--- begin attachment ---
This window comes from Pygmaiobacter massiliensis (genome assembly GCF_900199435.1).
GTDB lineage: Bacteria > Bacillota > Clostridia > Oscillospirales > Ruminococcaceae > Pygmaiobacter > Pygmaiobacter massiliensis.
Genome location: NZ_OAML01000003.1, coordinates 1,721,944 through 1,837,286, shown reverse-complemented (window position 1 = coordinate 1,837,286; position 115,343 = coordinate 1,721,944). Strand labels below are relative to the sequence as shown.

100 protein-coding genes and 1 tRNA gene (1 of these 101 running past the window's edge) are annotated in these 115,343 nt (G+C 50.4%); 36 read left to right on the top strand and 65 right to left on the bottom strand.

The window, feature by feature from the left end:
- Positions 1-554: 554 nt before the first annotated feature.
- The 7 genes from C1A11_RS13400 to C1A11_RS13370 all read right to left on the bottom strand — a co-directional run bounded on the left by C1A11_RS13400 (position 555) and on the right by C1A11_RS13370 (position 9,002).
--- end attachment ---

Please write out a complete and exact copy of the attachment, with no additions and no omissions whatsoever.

This window comes from Pygmaiobacter massiliensis (genome assembly GCF_900199435.1).
GTDB lineage: Bacteria > Bacillota > Clostridia > Oscillospirales > Ruminococcaceae > Pygmaiobacter > Pygmaiobacter massiliensis.
Genome location: NZ_OAML01000003.1, coordinates 1,721,944 through 1,837,286, shown reverse-complemented (window position 1 = coordinate 1,837,286; position 115,343 = coordinate 1,721,944). Strand labels below are relative to the sequence as shown.

100 protein-coding genes and 1 tRNA gene (1 of these 101 running past the window's edge) are annotated in these 115,343 nt (G+C 50.4%); 36 read left to right on the top strand and 65 right to left on the bottom strand.

The window, feature by feature from the left end:
- Positions 1-554: 554 nt before the first annotated feature.
- The 7 genes from C1A11_RS13400 to C1A11_RS13370 all read right to left on the bottom strand — a co-directional run bounded on the left by C1A11_RS13400 (position 555) and on the right by C1A11_RS13370 (position 9,002).